As previously mentioned, the pins are advantageously essentially of hardened steel but protective coatings may be useful.

Although the invention has been described with reference to specific embodiments thereof, it will be understood that such embodiments are illustrative only and that the invention is susceptible of variation and modification without departing from the inventive concepts disclosed. All such variations and modifications, therefore, are intended to be encompassed within the spirit and scope of the appended claims.

Claims

1. In a continuous variable transmission comprising a driving pulley and a driven pulley, each of which has a pair of sidewalls which define therebetween a groove which is tapered over at least a portion of its height, means for varying the spacing in the grooved portions simultaneously in opposite senses, and a belt for riding in the grooved portions for coupling the two pulleys, the improvement comprising:

said belt comprises a base portion of a rubber-like compound in which are imbedded a plurality of transverse metal pins each of which has exposed bent end portions whose tips are tapered essentially to conform to the taper of the grooves whereby the belt fits closely within the grooves.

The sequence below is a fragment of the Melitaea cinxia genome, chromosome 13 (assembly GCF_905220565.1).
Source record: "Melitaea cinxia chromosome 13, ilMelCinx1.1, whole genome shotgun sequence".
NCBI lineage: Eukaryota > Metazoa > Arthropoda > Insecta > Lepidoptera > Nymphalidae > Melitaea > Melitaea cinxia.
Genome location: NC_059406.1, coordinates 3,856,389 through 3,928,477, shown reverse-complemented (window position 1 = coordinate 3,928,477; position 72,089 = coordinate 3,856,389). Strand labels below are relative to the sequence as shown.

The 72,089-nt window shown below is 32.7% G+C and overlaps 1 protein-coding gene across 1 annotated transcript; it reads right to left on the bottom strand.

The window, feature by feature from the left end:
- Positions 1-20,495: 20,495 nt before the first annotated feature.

2. A continuous variable transmission in accordance with claim 1 in which the belt further includes a plurality of cables imbedded completely in the base and extending longitudinally for stabilizing the length of the belt.

3. A continuous variable transmission in accordance with claim 1 in which the intermediate portion of each pin is only partially imbedded in the rubber-like base portion.

4. A continuous variable transmission in accordance with claim 1 in which the metal pins are uniformly spaced apart along the length of the belt a distance which is comparable to their dimension along the belt.